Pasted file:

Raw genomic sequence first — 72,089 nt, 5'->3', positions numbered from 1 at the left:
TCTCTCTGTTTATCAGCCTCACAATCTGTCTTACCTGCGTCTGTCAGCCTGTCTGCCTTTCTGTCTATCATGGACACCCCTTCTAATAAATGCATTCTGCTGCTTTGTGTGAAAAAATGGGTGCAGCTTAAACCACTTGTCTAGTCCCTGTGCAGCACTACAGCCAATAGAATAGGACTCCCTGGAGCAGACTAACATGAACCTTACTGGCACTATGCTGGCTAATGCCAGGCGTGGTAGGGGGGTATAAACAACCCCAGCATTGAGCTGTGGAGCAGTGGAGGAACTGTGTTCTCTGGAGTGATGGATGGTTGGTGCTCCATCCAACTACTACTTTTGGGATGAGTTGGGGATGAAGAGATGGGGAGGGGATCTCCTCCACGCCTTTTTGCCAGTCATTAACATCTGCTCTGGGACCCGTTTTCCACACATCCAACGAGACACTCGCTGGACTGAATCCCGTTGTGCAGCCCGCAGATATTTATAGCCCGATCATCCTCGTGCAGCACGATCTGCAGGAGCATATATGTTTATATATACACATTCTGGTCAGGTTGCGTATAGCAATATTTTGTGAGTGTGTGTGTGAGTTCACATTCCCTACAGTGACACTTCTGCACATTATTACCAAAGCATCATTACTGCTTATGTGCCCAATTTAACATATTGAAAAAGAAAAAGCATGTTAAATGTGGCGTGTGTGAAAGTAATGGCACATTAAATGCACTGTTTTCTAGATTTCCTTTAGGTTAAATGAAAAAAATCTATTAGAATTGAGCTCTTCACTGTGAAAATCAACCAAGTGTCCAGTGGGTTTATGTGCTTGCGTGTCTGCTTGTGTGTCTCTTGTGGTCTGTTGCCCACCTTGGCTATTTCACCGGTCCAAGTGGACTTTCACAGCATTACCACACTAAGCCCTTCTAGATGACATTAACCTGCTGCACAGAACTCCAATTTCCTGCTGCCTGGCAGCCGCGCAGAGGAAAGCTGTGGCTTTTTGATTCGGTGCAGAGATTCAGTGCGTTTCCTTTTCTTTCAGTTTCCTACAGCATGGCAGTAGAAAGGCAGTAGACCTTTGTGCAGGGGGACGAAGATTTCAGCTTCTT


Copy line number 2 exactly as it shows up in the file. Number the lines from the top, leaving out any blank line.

TCTCTCTGTTTATCAGCCTCACAATCTGTCTTACCTGCGTCTGTCAGCCTGTCTGCCTTTCTGTCTATCATGGACACCCCTTCTAATAAATGCATTCTGCTGCTTTGTGTGAAAAAATGGGTGCAGCTTAAACCACTTGTCTAGTCCCTGTGCAGCACTACAGCCAATAGAATAGGACTCCCTGGAGCAGACTAACATGAACCTTACTGGCACTATGCTGGCTAATGCCAGGCGTGGTAGGGGGGTATAAACAACCCCAGCATTGAGCTGTGGAGCAGTGGAGGAACTGTGTTCTCTGGAGTGATGGATGGTTGGTGCTCCATCCAACTACTACTTTTGGGATGAGTTGGGGATGAAGAGATGGGGAGGGGATCTCCTCCACGCCTTTTTGCCAGTCATTAACATCTGCTCTGGGACCCGTTTTCCACACATCCAACGAGACACTCGCTGGACTGAATCCCGTTGTGCAGCCCGCAGATATTTATAGCCCGATCATCCTCGTGCAGCACGATCTGCAGGAGCATATATGTTTATATATACACATTCTGGTCAGGTTGCGTATAGCAATATTTTGTGAGTGTGTGTGTGAGTTCACATTCCCTACAGTGACACTTCTGCACATTATTACCAAAGCATCATTACTGCTTATGTGCCCAATTTAACATATTGAAAAAGAAAAAGCATGTTAAATGTGGCGTGTGTGAAAGTAATGGCACATTAAATGCACTGTTTTCTAGATTTCCTTTAGGTTAAATGAAAAAAATCTATTAGAATTGAGCTCTTCACTGTGAAAATCAACCAAGTGTCCAGTGGGTTTATGTGCTTGCGTGTCTGCTTGTGTGTCTCTTGTGGTCTGTTGCCCACCTTGGCTATTTCACCGGTCCAAGTGGACTTTCACAGCATTACCACACTAAGCCCTTCTAGATGACATTAACCTGCTGCACAGAACTCCAATTTCCTGCTGCCTGGCAGCCGCGCAGAGGAAAGCTGTGGCTTTTTGATTCGGTGCAGAGATTCAGTGCGTTTCCTTTTCTTTCAGTTTCCTACAGCATGGCAGTAGAAAGGCAGTAGACCTTTGTGCAGGGGGACGAAGATTTCAGCTTCTT